The Future: Driverless Cars and Wireless Infrastructure
At CES 2013 driverless cars were big news. And while the likes of Toyota and Google are working on the technology inside the cars to make these a reality – William Webb, IEEE fellow and CTO of Neul knows that the wireless infrastructure needs to be up to scratch too.
IEEE experts have recently identified driverless cars as the most viable form of intelligent transport, set to dominate the roadway by 2040 and spark dramatic changes in vehicular travel.
As far as I can tell, there is one key barrier to the widespread adoption of intelligent transport (aside from driver and passenger acceptance of automated vehicles) and that is the infrastructure of our roads and vehicles. More specifically, the wireless infrastructure.
Monitoring traffic flow is relatively easy, as is deducing where congestion is occurring and working out where to reroute cars. However, there is still a big piece missing from the intelligent transport puzzle – a way to get information from sensors to controls centres, and from there back to cars, traffic lights, and roadside signage. Wireless connectivity is the only option when facing this challenge. Whilst this might seem obvious in the case of moving vehicles, the cost of installing the wires for sensors in stationary items such as bridges of car-parking spaces is completely prohibitive – making wireless a big issue.
We live in a world of the iPhone and mobile broadband, so you would be forgiven for thinking that this problem of connectivity is already solved. Unfortunately this is not the case. Although mobile networks work great for people, they are terrible for machines. The needs and applications are so very different that there is little use in trying to use one network for both. In fact, the reason that we don't yet have a congestion-free world is that we don't have a wireless network designed for sensors, traffic lights, or more generally "machines".
This 'machine network' would have be different to a mobile network in several key ways, including using much lower data rates than mobile broadband to allow greater range, as well as simpler and more cost effective chip sets and longer battery life. Crucially, it would also need to allow machines to "sleep" for much of the time, allowing them to conserve their batteries for up to ten years.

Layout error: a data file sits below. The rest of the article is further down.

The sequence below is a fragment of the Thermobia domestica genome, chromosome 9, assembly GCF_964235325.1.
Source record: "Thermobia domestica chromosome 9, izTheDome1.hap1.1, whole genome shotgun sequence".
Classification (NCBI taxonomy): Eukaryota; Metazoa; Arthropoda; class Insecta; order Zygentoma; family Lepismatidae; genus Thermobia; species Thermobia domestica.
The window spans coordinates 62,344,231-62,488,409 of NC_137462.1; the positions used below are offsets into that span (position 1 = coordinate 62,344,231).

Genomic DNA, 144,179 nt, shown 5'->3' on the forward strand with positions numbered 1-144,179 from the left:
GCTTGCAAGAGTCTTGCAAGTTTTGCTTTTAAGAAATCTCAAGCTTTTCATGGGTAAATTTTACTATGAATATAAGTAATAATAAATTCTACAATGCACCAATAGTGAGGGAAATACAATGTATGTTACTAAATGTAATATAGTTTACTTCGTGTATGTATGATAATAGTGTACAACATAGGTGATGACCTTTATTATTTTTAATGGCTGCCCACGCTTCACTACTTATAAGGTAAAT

Lack of vision and radio spectrum are to blame for the non-existence of such a network to date. Spectrum comes in a number of different frequencies and bandwidths, and a machine system would require spectrum with very particular characteristics. It would need spectrum where radio signals travel far, where there is enough capacity for perhaps one billion devices in the UK alone, and crucially spectrum that is much less expensive than £22bn because car park sensors won't pay as much per month as iPhone users.
Recently, some spectrum that fits these characteristics has been found, and work is still under way to make it available for commercial use. Alongside this, a number of engineers have got together to develop a standardised technology that will work well with the spectrum identified – "white space spectrum" – and be optimal for machines. This technology is called "Weightless" although if all goes to plan you may never hear about it…
Steve Mahan who is legally blind was google's first self-driving car user. The video below is his experience: